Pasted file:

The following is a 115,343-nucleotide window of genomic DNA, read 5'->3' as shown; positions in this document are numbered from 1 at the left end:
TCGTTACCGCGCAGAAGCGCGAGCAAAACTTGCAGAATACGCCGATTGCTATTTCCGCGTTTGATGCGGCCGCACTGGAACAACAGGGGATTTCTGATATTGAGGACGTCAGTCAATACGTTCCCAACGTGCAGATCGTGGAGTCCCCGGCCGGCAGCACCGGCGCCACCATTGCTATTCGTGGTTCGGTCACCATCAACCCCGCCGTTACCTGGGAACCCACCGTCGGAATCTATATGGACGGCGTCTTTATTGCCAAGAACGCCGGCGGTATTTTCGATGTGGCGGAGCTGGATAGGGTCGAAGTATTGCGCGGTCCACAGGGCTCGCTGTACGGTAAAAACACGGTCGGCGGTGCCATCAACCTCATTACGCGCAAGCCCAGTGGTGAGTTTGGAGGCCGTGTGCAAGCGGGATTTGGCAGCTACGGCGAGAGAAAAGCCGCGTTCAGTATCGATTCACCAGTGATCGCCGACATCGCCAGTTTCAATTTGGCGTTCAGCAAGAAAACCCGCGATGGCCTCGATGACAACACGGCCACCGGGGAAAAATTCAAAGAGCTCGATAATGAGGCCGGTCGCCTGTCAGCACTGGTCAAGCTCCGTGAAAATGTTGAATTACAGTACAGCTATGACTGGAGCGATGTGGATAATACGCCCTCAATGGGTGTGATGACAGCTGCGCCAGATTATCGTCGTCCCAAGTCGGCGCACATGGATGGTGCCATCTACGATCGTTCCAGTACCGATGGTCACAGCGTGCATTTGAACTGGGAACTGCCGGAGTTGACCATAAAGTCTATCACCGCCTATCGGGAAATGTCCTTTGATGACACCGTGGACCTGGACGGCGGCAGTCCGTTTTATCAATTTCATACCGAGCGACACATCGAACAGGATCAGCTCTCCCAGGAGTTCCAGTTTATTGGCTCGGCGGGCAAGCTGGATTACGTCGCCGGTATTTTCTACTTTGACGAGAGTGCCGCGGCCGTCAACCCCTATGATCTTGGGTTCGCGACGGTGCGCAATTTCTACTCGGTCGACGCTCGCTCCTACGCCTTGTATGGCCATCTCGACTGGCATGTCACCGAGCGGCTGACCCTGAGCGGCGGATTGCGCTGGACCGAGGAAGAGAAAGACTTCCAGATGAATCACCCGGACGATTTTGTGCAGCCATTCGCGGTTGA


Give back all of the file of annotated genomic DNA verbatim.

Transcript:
The following is a 115,343-nucleotide window of genomic DNA, read 5'->3' as shown; positions in this document are numbered from 1 at the left end:
TCGTTACCGCGCAGAAGCGCGAGCAAAACTTGCAGAATACGCCGATTGCTATTTCCGCGTTTGATGCGGCCGCACTGGAACAACAGGGGATTTCTGATATTGAGGACGTCAGTCAATACGTTCCCAACGTGCAGATCGTGGAGTCCCCGGCCGGCAGCACCGGCGCCACCATTGCTATTCGTGGTTCGGTCACCATCAACCCCGCCGTTACCTGGGAACCCACCGTCGGAATCTATATGGACGGCGTCTTTATTGCCAAGAACGCCGGCGGTATTTTCGATGTGGCGGAGCTGGATAGGGTCGAAGTATTGCGCGGTCCACAGGGCTCGCTGTACGGTAAAAACACGGTCGGCGGTGCCATCAACCTCATTACGCGCAAGCCCAGTGGTGAGTTTGGAGGCCGTGTGCAAGCGGGATTTGGCAGCTACGGCGAGAGAAAAGCCGCGTTCAGTATCGATTCACCAGTGATCGCCGACATCGCCAGTTTCAATTTGGCGTTCAGCAAGAAAACCCGCGATGGCCTCGATGACAACACGGCCACCGGGGAAAAATTCAAAGAGCTCGATAATGAGGCCGGTCGCCTGTCAGCACTGGTCAAGCTCCGTGAAAATGTTGAATTACAGTACAGCTATGACTGGAGCGATGTGGATAATACGCCCTCAATGGGTGTGATGACAGCTGCGCCAGATTATCGTCGTCCCAAGTCGGCGCACATGGATGGTGCCATCTACGATCGTTCCAGTACCGATGGTCACAGCGTGCATTTGAACTGGGAACTGCCGGAGTTGACCATAAAGTCTATCACCGCCTATCGGGAAATGTCCTTTGATGACACCGTGGACCTGGACGGCGGCAGTCCGTTTTATCAATTTCATACCGAGCGACACATCGAACAGGATCAGCTCTCCCAGGAGTTCCAGTTTATTGGCTCGGCGGGCAAGCTGGATTACGTCGCCGGTATTTTCTACTTTGACGAGAGTGCCGCGGCCGTCAACCCCTATGATCTTGGGTTCGCGACGGTGCGCAATTTCTACTCGGTCGACGCTCGCTCCTACGCCTTGTATGGCCATCTCGACTGGCATGTCACCGAGCGGCTGACCCTGAGCGGCGGATTGCGCTGGACCGAGGAAGAGAAAGACTTCCAGATGAATCACCCGGACGATTTTGTGCAGCCATTCGCGGTTGA